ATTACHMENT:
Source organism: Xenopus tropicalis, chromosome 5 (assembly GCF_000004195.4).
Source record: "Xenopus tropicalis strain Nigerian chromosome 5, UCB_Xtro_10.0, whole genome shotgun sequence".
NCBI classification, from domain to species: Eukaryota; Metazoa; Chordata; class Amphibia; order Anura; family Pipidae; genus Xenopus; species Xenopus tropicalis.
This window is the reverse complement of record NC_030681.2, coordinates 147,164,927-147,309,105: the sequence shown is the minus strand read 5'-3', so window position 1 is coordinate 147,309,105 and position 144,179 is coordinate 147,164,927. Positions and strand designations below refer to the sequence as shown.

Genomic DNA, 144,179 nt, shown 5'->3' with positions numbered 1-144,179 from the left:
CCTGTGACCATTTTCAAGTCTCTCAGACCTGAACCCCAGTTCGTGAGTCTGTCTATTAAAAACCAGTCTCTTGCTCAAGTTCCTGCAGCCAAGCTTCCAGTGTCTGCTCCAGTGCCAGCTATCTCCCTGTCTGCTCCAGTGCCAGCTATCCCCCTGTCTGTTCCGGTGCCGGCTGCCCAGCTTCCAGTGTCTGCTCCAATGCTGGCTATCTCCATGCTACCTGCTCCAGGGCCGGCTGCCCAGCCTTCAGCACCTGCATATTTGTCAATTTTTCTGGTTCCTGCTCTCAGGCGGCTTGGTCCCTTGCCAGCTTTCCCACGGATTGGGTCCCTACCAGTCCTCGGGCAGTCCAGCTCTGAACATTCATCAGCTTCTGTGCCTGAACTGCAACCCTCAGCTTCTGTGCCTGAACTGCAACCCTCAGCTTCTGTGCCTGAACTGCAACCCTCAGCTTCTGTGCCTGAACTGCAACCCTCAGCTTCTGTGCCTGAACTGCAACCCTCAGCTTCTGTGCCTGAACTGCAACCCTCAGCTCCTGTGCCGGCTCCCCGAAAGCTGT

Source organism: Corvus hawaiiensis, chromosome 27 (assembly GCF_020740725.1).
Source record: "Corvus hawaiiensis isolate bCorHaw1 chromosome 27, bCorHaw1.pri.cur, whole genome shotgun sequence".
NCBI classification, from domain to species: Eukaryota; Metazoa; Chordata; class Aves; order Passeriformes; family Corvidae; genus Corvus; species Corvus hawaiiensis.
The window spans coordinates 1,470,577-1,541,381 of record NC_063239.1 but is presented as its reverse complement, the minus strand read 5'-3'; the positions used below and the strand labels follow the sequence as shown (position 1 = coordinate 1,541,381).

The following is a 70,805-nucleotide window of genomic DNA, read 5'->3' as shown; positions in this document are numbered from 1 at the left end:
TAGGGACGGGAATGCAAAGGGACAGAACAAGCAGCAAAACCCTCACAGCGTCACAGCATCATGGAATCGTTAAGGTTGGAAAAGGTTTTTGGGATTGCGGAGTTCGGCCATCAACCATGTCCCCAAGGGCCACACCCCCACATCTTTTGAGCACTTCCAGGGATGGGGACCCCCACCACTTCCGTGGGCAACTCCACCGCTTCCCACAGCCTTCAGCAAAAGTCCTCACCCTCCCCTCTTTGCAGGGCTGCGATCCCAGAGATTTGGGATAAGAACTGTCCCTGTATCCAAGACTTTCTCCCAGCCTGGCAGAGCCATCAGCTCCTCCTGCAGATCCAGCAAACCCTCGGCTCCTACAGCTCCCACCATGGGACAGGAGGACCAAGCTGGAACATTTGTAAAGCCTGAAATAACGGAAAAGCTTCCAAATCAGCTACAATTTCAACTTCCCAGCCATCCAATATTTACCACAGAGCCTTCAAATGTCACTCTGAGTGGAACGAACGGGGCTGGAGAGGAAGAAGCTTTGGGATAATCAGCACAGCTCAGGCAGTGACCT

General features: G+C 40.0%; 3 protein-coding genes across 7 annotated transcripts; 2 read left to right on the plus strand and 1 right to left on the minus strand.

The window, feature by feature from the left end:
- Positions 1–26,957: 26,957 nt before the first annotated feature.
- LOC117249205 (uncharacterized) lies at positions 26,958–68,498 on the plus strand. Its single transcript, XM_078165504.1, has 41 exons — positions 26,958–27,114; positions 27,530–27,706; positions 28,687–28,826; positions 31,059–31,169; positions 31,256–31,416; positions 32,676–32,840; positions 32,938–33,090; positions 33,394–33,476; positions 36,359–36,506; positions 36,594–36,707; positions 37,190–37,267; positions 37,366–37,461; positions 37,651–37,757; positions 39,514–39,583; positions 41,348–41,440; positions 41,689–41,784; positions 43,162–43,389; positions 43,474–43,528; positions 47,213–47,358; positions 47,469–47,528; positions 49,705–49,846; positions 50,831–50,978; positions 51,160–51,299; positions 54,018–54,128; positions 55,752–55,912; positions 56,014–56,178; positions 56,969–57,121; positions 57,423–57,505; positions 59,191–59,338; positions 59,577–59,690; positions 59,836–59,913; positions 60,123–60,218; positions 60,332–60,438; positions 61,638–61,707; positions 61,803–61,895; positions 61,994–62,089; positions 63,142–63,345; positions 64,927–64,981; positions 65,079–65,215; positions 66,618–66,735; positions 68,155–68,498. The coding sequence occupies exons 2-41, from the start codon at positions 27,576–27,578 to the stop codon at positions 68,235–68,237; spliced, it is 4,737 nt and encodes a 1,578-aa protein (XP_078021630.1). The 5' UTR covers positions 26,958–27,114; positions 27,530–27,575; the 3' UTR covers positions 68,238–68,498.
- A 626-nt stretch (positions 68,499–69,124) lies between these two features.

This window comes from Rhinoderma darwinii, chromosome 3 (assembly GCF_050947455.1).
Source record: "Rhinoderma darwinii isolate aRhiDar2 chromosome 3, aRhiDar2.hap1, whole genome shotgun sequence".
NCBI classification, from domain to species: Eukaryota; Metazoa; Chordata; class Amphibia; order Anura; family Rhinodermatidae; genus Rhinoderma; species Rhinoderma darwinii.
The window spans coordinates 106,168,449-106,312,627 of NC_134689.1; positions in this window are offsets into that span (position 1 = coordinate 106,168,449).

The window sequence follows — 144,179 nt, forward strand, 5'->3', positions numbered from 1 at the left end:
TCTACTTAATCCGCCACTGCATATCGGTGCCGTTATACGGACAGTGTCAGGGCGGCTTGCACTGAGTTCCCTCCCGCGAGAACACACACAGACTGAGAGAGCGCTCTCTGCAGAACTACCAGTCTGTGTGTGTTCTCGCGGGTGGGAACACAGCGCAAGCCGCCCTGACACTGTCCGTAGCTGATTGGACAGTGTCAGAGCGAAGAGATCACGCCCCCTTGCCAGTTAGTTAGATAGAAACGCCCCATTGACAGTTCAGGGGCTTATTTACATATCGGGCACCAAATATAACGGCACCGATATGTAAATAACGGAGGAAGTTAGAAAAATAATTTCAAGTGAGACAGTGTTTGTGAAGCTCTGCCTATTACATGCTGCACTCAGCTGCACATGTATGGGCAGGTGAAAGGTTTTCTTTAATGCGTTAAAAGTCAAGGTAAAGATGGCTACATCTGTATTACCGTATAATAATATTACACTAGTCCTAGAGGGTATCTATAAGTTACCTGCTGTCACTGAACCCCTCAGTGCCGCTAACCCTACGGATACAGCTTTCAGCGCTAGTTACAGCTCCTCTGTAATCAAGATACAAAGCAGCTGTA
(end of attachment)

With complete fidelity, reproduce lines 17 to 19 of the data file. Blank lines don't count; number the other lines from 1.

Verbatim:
- A 626-nt stretch (positions 68,499–69,124) lies between these two features.

This window comes from Rhinoderma darwinii, chromosome 3 (assembly GCF_050947455.1).
Source record: "Rhinoderma darwinii isolate aRhiDar2 chromosome 3, aRhiDar2.hap1, whole genome shotgun sequence".